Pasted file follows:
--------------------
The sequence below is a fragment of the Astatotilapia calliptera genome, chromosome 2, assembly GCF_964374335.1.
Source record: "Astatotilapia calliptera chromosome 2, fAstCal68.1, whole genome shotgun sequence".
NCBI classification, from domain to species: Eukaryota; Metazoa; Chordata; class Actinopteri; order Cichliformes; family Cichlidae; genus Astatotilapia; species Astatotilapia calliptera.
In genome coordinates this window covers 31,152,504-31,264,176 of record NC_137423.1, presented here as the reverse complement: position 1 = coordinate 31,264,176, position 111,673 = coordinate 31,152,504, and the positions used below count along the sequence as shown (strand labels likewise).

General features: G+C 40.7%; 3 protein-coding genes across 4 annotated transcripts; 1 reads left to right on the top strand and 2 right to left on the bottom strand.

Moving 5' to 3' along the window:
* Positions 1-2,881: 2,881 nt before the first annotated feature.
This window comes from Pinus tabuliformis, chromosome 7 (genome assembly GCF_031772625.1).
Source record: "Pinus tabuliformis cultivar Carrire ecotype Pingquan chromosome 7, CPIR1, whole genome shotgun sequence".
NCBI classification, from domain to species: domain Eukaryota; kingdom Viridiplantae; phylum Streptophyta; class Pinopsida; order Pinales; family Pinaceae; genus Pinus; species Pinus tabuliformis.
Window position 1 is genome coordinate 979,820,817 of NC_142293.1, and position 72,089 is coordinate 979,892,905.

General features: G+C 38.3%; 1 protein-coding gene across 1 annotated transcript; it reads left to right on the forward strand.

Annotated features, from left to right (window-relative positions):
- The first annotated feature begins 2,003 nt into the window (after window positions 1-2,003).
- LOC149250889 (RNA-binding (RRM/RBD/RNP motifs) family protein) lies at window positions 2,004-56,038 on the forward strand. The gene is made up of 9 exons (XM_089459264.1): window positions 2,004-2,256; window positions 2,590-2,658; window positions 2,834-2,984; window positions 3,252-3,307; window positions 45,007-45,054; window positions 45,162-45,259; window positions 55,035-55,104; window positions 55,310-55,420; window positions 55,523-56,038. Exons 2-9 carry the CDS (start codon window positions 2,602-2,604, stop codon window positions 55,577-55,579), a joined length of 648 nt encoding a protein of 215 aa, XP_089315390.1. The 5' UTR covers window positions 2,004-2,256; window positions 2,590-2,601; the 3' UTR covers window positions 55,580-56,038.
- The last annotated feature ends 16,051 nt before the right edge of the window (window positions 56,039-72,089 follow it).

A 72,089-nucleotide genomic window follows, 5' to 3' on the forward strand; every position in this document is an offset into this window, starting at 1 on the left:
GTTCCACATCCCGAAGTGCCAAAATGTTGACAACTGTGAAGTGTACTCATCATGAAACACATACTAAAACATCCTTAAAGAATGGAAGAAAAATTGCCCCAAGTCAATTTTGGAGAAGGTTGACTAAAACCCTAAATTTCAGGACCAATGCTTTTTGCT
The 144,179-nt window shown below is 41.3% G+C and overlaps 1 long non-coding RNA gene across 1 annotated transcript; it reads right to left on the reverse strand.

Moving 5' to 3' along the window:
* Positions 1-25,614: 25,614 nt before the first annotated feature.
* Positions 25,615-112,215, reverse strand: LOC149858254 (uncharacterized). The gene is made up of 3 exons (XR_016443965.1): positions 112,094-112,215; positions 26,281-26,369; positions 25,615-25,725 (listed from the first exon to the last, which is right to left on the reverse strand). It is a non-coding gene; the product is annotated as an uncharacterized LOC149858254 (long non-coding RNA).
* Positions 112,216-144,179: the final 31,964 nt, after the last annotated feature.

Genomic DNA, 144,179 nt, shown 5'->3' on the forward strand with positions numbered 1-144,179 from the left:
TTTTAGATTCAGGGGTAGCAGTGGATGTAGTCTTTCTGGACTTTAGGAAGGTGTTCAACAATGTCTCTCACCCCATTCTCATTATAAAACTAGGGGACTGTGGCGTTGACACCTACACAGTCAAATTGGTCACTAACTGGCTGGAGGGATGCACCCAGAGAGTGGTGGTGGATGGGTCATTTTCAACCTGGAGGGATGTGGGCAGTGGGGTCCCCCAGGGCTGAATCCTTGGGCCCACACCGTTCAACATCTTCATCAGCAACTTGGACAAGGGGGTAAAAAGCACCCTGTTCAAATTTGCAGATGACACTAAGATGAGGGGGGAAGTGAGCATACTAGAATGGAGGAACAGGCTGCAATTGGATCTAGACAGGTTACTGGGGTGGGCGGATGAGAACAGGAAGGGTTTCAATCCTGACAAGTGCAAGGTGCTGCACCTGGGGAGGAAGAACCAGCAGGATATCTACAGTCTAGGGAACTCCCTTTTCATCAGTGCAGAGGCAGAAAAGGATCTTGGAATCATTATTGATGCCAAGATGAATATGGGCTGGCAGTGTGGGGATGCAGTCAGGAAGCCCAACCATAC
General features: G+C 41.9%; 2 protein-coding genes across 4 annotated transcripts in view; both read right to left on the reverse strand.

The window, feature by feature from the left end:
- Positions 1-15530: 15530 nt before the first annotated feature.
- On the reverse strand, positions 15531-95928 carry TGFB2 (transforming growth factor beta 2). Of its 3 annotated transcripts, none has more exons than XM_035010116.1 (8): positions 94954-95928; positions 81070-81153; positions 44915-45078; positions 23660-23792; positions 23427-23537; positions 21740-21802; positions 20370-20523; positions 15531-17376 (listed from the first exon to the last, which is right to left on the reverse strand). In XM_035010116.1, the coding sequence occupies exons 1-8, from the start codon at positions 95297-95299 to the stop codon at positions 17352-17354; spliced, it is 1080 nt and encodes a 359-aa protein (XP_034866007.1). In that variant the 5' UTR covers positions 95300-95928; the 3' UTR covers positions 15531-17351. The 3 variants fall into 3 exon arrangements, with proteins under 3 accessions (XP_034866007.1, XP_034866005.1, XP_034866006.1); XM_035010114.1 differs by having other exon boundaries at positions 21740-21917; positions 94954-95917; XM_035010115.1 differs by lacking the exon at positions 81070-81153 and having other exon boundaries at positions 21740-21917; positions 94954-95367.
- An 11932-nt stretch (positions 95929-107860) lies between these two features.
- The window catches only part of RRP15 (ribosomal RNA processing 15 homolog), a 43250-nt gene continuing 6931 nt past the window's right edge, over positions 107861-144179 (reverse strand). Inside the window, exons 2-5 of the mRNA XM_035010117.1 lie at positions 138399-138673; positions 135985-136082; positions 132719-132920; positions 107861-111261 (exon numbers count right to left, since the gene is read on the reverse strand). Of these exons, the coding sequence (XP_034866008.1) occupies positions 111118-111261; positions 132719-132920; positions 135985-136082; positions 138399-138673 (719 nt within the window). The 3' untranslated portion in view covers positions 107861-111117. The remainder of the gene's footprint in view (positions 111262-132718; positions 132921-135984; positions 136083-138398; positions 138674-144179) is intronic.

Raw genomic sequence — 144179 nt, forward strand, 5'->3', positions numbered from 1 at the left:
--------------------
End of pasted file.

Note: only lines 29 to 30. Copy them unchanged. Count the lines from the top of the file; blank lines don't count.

- On the reverse strand, positions 15531-95928 carry TGFB2 (transforming growth factor beta 2). Of its 3 annotated transcripts, none has more exons than XM_035010116.1 (8): positions 94954-95928; positions 81070-81153; positions 44915-45078; positions 23660-23792; positions 23427-23537; positions 21740-21802; positions 20370-20523; positions 15531-17376 (listed from the first exon to the last, which is right to left on the reverse strand). In XM_035010116.1, the coding sequence occupies exons 1-8, from the start codon at positions 95297-95299 to the stop codon at positions 17352-17354; spliced, it is 1080 nt and encodes a 359-aa protein (XP_034866007.1). In that variant the 5' UTR covers positions 95300-95928; the 3' UTR covers positions 15531-17351. The 3 variants fall into 3 exon arrangements, with proteins under 3 accessions (XP_034866007.1, XP_034866005.1, XP_034866006.1); XM_035010114.1 differs by having other exon boundaries at positions 21740-21917; positions 94954-95917; XM_035010115.1 differs by lacking the exon at positions 81070-81153 and having other exon boundaries at positions 21740-21917; positions 94954-95367.
- An 11932-nt stretch (positions 95929-107860) lies between these two features.